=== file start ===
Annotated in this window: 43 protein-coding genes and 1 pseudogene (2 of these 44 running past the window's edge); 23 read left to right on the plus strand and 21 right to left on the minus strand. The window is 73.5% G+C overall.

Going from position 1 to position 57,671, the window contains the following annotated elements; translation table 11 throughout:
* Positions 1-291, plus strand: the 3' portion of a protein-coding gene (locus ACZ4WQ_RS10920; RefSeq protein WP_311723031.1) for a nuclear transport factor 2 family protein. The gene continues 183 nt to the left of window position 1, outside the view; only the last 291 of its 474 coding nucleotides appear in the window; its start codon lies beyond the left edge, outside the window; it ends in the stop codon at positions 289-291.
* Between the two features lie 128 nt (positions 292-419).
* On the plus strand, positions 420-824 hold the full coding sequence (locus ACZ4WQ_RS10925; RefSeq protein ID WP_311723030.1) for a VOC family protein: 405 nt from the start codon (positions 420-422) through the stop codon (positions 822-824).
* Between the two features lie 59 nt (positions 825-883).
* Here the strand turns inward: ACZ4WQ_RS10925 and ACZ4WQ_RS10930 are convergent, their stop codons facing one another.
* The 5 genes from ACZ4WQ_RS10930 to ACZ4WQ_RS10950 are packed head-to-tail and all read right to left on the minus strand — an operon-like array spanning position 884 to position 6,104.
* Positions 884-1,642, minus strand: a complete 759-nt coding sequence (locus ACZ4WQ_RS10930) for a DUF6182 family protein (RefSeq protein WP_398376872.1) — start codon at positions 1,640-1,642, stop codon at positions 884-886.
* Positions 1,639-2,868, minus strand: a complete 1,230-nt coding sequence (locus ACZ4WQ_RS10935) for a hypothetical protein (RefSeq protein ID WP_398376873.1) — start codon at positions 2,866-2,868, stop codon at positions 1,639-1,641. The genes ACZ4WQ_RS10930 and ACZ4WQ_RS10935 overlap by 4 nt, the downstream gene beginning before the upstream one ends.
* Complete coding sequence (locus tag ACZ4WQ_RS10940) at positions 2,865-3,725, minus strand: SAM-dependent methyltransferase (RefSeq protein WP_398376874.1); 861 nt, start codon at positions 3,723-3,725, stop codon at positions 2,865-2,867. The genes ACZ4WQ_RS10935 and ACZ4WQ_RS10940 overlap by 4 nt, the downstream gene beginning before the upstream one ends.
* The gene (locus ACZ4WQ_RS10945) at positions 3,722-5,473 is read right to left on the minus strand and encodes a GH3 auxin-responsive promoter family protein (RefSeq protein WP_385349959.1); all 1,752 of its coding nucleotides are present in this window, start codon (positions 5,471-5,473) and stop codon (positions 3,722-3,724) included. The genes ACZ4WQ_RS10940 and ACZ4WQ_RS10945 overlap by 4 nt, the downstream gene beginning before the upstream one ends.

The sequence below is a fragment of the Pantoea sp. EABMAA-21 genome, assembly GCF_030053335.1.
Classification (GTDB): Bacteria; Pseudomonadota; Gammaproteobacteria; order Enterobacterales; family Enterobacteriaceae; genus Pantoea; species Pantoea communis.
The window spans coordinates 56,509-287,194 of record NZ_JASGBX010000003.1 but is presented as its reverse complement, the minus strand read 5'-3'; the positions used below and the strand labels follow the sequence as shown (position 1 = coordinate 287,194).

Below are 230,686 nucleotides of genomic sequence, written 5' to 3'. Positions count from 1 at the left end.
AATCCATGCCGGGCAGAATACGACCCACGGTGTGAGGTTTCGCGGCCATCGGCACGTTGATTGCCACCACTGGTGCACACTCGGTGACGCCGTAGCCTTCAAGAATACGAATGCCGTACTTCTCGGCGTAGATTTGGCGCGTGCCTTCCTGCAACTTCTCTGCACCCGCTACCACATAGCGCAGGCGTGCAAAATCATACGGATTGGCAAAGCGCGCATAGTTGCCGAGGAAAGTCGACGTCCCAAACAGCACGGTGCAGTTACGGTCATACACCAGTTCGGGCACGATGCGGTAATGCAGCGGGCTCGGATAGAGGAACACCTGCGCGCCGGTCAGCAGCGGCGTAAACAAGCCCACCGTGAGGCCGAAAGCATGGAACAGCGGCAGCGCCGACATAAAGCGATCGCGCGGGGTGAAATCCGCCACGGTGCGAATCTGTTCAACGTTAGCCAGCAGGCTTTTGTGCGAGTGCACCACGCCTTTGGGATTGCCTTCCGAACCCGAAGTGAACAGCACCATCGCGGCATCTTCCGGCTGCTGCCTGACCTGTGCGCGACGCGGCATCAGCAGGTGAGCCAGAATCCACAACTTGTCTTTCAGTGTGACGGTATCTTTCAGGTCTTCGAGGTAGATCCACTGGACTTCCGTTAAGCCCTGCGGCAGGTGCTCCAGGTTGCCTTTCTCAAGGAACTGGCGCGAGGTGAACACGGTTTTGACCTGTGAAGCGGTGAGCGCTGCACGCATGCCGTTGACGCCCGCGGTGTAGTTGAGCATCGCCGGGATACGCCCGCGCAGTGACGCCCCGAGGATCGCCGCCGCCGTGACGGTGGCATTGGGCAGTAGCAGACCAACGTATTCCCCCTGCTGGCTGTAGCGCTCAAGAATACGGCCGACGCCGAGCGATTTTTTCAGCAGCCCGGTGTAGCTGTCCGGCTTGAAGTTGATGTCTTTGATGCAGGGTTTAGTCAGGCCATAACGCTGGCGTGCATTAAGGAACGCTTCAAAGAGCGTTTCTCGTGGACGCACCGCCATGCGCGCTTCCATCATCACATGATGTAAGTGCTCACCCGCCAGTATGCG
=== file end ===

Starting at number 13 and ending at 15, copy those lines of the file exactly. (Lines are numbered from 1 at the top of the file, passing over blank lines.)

The sequence below is a fragment of the Pantoea sp. EABMAA-21 genome, assembly GCF_030053335.1.
Classification (GTDB): Bacteria; Pseudomonadota; Gammaproteobacteria; order Enterobacterales; family Enterobacteriaceae; genus Pantoea; species Pantoea communis.
The window spans coordinates 56,509-287,194 of record NZ_JASGBX010000003.1 but is presented as its reverse complement, the minus strand read 5'-3'; the positions used below and the strand labels follow the sequence as shown (position 1 = coordinate 287,194).